Plant-People Big History
Energy is an elemental force in the universe that takes many forms. However, it is plant energy that best explains the path of human history.
This article has investigated those kinds of energy (e.g. food, fossil fuels) and their modes of expression (e.g. as biological energy, social energy) that have had the greatest influence on human history. This influence has depended on their availability which, in turn, has depended on geography (e.g. of cereals first used for agriculture in the ‘lucky latitudes’, and the fossil fuel coal that launched the Industrial Revolution in England) but also on technology (as a function of social organization) that was available for its capture and use.
Energy, when harnessed in an organized way, as occurs in nature, encourages growth and diversity. This is demonstrated by both an increase in overall population numbers and an acceleration in organic differentiation. In social systems it facilitates an increase in the complexity of social organization and improved technologies.
Biological energy, the energy that sustains the bodies of living organisms, is derived from the energy of the Sun, captured and stored in plant tissues during photosynthesis – and then taken into the body as plant food which is the ultimate life-sustaining fuel for all living creatures. This energy arises during photosynthesis in an energy conversion from electromagnetic energy to the chemical energy that is expressed as biological energy.
The historical role of plants in the process of human-plant coevolution becomes more transparent when we consider the way humans have devised ever more efficient ways of harnessing energy, first as life-sustaining biological energy (food), supplemented later by the society-sustaining social energy of fossil fuels.
Since both biological and social energy are derived from plants then it is plant energy that has underpinned the growth of individual organisms, human populations, cities, and economies. This has transformed the human environment of biological evolution into one of cultural evolution that has resulted in a global community.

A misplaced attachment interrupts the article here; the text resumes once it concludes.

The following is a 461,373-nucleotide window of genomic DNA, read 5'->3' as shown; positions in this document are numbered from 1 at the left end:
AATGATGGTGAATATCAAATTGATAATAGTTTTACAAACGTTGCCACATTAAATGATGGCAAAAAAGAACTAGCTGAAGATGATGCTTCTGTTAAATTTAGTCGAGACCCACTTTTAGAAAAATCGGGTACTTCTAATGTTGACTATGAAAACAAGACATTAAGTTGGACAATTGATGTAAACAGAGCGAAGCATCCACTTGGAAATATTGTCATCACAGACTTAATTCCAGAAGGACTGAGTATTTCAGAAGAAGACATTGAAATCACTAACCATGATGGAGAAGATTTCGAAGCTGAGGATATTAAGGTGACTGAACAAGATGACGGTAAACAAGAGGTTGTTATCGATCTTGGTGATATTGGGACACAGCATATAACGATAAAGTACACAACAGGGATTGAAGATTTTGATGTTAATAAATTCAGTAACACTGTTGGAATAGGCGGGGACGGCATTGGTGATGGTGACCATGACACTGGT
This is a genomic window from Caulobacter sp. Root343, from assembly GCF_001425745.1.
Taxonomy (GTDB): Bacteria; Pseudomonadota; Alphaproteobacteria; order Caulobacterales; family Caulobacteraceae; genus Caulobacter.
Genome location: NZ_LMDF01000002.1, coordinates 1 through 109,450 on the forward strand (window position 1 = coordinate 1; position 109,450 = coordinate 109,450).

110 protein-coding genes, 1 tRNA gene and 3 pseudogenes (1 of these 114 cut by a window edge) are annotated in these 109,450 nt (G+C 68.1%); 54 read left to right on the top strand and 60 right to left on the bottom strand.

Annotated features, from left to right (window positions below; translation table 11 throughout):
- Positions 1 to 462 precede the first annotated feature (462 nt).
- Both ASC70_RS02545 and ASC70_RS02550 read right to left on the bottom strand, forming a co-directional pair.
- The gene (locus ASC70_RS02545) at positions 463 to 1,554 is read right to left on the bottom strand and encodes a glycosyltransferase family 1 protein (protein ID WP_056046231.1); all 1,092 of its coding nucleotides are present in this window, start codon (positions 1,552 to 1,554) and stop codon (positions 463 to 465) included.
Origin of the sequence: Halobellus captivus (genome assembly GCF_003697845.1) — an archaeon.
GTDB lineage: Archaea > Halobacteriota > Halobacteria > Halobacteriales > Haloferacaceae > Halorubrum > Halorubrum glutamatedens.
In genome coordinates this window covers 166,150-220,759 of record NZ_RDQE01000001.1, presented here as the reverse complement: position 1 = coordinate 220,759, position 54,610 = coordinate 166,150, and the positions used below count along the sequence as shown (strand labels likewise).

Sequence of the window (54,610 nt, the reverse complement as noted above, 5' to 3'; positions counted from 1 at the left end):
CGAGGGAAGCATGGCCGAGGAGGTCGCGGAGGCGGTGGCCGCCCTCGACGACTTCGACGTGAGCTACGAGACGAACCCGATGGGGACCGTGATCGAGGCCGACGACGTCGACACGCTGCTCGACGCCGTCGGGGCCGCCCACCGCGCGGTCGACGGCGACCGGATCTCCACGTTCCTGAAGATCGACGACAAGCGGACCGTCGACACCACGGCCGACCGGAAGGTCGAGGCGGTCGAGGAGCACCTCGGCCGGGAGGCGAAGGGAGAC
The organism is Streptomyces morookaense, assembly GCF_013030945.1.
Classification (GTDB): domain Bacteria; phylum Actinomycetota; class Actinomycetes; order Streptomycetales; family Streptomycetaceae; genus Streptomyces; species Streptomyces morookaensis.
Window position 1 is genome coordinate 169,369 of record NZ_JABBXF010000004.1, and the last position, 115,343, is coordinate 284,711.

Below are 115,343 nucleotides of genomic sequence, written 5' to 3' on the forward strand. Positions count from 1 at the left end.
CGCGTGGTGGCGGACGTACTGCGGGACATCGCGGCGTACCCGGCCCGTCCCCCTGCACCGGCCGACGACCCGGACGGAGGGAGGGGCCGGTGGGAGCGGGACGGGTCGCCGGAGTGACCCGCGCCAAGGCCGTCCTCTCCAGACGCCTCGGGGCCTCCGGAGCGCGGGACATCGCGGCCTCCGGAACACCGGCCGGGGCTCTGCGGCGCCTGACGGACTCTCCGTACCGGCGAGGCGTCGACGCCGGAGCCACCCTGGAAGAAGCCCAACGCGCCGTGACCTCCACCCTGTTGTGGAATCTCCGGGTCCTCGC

With an increase in the complexity of social organization there emerged the technological possibilities of scale that have facilitated globalization. Over the last 500 years of accelerating growth in social complexity there has been a global redistribution of both humans and plants across the surface of the Earth – a replacement of natural landscapes of wild plants by cultural landscapes of anthropogenic plants.
The coevolution of plants and people reached a cultural climax in the Age of Plants that lasted from around 1550 to 1950, an Age that is now passing as we transition away from fossil fuels.
Human dependence on plant energy has increased through four major phases of human history whose mode of existence and degree of social organization was constrained by kinds of energy, its availability, method of capture, and use.
These four phases are called Natura, Agraria, Industria, and Informatia which are described in detail elsewhere. Human energy was first obtained from wild plants (Natura), then cultivated plants (Agraria), then supplemented by a massive boost of social energy obtained from fossil fuels that fed into an acceleration in the growth of population, social organization, and technology that created Industria and globalization.
Today, in Informatia, our dependence on plants for social energy is waning as the world economy transitions from plant-based fossil fuels to renewable energy sources like wind, solar, biomass, nuclear and hydro as, it seems, we approach a new milestone for humanity . . . peak per capita energy use.